Oh, and we introduced Foxy and Epona last night.

It was extremely uneventful.


Thursday, September 23, 2021

Falling In Love With You

Wise men say, only fools rush in,
but I can't help falling in love with you.
Like a river flows, surely, to the sea,
Tweed, so it goes, some things, are meant to be.
Take my hand, take my whole life too,
(Even over the teeter totter bridge),
For I can’t help falling in love with you.


Spending time with Tumbleweed at the equestrian area and taking it slow. I don't have an agenda, but I do have a goal of first, getting his whole heart, and second, to be riding those trails and obstacles. We're very close.  I'll know when it's time, because I'll have his feet. As of yesterday, he was still nervous and calling for a buddy. I want him to see me as that buddy. He has gone over the teeter totter bridge twice, but he's still nervous about it. We'll get there. In the meantime, I'm pursuing LoVe, encouragement, and enjoying our journey.








A little wine and cheese between training.


I wish I could say I came up with this philosophy of slow, long day training myself, but I actually stole it from another equestrian. I'd see her at the equestrian area with her horse last summer when I'd go down for rides. She was there everyday, most of the day, and her husband would sit and read a book. I'd see her before my rides, and I'd see her after my rides. She and her horse started out rough, and I didn't know how it would turn out for them, but by the end of the summer, she was riding her mare all over the place, and they had a deep connection. It made me think how like weekend clinics that is--you spend all day with your horse partner, and by the end of the day or weekend, you get this unbelievable bond. My horse camping friends get the same results. There's just something to be said with longer days together.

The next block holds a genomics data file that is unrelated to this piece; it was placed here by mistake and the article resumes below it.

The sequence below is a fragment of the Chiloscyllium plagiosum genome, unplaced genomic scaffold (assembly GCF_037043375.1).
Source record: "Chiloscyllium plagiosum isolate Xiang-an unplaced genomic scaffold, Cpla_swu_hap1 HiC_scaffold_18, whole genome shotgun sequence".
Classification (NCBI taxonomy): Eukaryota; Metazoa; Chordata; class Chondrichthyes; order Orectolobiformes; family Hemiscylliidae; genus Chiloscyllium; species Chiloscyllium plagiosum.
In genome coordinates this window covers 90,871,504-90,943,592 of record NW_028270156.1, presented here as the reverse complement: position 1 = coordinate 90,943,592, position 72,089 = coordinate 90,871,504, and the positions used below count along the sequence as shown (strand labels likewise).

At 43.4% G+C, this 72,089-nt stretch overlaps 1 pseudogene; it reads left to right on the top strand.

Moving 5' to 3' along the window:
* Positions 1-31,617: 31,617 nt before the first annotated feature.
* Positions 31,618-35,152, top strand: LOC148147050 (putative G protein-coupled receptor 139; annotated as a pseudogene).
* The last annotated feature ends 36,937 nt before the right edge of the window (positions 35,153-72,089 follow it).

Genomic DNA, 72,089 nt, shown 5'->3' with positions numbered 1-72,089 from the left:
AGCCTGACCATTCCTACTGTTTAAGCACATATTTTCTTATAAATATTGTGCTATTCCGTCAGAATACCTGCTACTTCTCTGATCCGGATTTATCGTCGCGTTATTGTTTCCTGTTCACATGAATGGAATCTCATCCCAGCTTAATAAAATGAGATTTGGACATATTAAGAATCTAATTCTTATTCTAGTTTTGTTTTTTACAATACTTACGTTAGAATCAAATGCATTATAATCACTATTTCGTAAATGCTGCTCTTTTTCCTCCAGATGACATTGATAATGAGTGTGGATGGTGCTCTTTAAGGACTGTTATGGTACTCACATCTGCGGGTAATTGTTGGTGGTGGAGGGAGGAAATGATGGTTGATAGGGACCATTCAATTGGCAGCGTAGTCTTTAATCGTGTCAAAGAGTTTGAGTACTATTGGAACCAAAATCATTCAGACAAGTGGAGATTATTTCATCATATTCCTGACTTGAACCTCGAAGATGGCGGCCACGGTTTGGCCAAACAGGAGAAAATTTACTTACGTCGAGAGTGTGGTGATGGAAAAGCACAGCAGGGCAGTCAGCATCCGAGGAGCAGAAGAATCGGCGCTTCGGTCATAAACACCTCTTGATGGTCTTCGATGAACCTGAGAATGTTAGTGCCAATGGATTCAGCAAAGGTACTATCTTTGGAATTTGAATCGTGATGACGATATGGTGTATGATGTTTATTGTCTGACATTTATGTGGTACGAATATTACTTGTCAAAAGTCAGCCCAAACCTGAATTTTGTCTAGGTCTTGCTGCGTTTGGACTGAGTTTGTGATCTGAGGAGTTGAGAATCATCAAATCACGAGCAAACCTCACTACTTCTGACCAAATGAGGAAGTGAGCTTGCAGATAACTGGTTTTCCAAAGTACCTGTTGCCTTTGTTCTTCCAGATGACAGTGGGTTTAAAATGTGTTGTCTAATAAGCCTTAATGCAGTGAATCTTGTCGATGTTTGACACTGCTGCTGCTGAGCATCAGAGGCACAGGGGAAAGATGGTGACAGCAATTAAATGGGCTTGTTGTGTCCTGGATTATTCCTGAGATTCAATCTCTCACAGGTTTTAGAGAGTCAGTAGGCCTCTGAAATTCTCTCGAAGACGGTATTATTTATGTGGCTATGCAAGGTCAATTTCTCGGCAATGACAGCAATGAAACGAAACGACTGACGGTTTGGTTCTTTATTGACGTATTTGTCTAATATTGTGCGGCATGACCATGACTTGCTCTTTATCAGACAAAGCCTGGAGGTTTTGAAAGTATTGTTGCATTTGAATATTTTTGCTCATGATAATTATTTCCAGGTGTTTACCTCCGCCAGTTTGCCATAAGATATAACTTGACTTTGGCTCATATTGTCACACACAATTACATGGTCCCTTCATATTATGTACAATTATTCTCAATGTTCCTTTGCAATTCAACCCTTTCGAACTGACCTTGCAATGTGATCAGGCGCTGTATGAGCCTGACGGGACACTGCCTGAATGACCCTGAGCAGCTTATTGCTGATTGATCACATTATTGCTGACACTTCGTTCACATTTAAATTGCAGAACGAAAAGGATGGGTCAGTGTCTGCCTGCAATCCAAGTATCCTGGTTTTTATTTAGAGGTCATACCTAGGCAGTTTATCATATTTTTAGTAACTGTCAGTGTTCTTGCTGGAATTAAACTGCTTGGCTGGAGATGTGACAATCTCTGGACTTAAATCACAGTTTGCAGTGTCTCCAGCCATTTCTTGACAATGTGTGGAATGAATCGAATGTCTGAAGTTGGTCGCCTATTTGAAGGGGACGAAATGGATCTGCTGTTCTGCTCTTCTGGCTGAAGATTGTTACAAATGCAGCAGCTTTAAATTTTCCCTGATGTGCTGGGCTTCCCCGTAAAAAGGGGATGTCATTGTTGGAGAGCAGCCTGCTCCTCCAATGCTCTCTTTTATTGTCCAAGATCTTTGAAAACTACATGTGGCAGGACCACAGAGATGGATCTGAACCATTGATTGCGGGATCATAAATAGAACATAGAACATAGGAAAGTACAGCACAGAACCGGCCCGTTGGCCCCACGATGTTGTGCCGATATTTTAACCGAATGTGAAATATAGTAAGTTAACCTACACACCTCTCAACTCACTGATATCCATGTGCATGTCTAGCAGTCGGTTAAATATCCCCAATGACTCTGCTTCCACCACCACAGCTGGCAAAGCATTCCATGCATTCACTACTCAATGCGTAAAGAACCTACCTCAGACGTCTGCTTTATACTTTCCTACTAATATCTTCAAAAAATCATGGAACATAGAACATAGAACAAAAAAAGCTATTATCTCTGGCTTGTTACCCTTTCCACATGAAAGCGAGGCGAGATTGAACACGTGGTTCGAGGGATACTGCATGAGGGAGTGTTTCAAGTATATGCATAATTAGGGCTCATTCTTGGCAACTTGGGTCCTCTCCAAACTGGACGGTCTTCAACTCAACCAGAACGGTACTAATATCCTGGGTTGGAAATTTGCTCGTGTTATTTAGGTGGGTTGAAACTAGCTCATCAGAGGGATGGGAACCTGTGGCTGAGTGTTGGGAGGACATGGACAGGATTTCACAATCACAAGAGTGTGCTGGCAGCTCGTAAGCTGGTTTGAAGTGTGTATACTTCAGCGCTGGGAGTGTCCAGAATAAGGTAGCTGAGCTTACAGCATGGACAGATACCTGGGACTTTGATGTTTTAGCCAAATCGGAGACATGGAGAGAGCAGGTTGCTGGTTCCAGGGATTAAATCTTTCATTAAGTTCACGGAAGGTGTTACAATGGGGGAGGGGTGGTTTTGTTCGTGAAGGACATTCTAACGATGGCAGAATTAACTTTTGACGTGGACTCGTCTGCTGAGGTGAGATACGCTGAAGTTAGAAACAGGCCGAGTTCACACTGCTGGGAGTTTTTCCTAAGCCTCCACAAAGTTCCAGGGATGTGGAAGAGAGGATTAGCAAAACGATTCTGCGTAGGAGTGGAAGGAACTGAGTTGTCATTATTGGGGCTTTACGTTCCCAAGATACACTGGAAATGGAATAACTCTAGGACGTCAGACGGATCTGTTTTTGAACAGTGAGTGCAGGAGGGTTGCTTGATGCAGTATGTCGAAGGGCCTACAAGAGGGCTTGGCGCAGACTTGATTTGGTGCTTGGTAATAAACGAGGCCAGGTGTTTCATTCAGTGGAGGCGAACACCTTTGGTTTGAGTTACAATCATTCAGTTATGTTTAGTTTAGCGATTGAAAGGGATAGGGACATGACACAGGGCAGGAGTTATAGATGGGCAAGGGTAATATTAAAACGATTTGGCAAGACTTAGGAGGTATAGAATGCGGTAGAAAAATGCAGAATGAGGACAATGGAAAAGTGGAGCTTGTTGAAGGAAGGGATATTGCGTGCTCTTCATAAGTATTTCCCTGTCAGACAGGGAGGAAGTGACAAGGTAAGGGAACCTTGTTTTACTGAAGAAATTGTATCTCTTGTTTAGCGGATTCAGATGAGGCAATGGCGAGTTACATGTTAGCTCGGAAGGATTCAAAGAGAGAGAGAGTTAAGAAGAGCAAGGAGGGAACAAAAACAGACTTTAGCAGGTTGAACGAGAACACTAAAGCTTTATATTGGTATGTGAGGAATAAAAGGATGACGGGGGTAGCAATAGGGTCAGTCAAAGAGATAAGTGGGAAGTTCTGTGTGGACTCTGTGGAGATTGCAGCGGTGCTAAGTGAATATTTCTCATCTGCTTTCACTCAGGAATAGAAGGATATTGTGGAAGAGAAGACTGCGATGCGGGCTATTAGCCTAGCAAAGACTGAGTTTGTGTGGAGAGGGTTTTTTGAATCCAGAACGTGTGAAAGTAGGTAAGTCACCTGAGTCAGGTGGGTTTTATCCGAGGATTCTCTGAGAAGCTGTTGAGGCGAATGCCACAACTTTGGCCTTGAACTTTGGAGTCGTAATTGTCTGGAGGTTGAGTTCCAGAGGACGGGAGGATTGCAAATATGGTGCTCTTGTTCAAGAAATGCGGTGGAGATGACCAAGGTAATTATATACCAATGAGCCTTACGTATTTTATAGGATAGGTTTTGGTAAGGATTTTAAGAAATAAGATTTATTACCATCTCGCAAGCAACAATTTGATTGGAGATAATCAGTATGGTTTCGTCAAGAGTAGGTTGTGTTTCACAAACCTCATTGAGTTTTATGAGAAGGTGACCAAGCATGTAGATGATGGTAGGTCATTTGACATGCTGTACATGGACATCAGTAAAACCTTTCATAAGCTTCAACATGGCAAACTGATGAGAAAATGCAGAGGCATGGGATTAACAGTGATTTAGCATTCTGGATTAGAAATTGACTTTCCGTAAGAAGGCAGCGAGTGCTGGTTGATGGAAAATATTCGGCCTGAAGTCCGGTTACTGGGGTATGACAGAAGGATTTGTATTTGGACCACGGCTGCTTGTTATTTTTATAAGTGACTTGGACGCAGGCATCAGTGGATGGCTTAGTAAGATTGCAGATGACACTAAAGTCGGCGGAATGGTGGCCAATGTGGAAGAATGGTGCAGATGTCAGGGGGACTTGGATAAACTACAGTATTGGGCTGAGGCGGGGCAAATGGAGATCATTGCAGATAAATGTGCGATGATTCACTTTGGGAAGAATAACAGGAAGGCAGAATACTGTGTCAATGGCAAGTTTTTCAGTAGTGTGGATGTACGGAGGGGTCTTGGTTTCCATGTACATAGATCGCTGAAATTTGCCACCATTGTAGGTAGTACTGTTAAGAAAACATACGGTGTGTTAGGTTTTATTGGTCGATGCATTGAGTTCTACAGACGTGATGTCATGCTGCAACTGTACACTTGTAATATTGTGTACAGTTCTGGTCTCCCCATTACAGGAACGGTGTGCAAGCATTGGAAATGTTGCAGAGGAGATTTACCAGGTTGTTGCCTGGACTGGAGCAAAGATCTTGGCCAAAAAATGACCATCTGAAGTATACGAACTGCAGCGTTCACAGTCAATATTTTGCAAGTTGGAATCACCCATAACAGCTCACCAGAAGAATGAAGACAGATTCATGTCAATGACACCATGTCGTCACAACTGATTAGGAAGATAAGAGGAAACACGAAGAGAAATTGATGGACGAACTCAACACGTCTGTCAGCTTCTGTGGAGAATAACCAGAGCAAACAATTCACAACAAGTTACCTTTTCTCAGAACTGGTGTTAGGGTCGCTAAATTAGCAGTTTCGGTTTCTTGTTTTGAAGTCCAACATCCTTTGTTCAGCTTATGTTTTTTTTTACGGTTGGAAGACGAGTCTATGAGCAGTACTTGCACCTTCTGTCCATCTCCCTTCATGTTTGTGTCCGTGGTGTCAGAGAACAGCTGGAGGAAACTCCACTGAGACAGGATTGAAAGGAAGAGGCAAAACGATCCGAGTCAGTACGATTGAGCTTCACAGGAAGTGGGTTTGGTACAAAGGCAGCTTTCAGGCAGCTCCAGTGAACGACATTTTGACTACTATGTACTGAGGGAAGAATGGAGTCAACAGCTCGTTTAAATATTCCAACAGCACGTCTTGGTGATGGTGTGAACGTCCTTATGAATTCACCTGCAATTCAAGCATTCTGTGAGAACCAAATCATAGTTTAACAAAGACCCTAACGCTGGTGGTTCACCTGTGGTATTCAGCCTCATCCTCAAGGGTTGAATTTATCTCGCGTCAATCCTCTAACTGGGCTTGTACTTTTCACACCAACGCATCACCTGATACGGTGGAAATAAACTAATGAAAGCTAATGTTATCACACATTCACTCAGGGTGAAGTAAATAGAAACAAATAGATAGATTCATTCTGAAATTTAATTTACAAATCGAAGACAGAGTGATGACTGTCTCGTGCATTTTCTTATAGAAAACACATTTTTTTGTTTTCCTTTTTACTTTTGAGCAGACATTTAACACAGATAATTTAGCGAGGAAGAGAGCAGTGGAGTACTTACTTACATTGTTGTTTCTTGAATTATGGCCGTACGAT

Update: Epona gets daily turnout with Cowgirl now, and Cowgirl isn't letting her nurse anymore--but we're watching them closely. Cowgirl seems to have turned off the spigot and has no interest in allowing her to assume the position. Epona isn't trying as much either. Good news for an eventual full reunion.




 

Thursday, September 16, 2021

I Wish I Had Time To Bake You a Cake!

Yesterday was Epona's vet visit, and though we could see a remarkable change in her, we have learned to wait for the bloodwork and diagnostics before we celebrate.

The first thing we saw was that she had gained almost 100 pounds since our last visit. That was a big indicator something was going right. But being healthier also meant being stronger and more opinionated, and Epona was not happy about having her blood drawn. Our vet was impressed with her ground manners, considering she is an "orphan, non-orphan foal," but Epona definitely had spunk, and it made us all very happy to see it.

We loaded her back in the trailer to await the results of her blood test, and when our vet walked out to give us the news, her first words were, "I wish I had time to bake you a cake! --because we need to celebrate!"

There was a feeling of elation among all of us. A heavy weight lifted from our mutual shoulders. We thanked Dr Stein over and over, and she returned the praise to us. It was a team effort with a heavy dose of miracles from above.

Throughout this journey, I would often pray to God out in the barn, "I love her so much, can we keep her?" 

His answer was yes. 

Prognosis: No more vet visits. She has learned to swallow normally, and they expect her to have a normal life now. As you know, I wasn't sure I'd ever be able to type those words.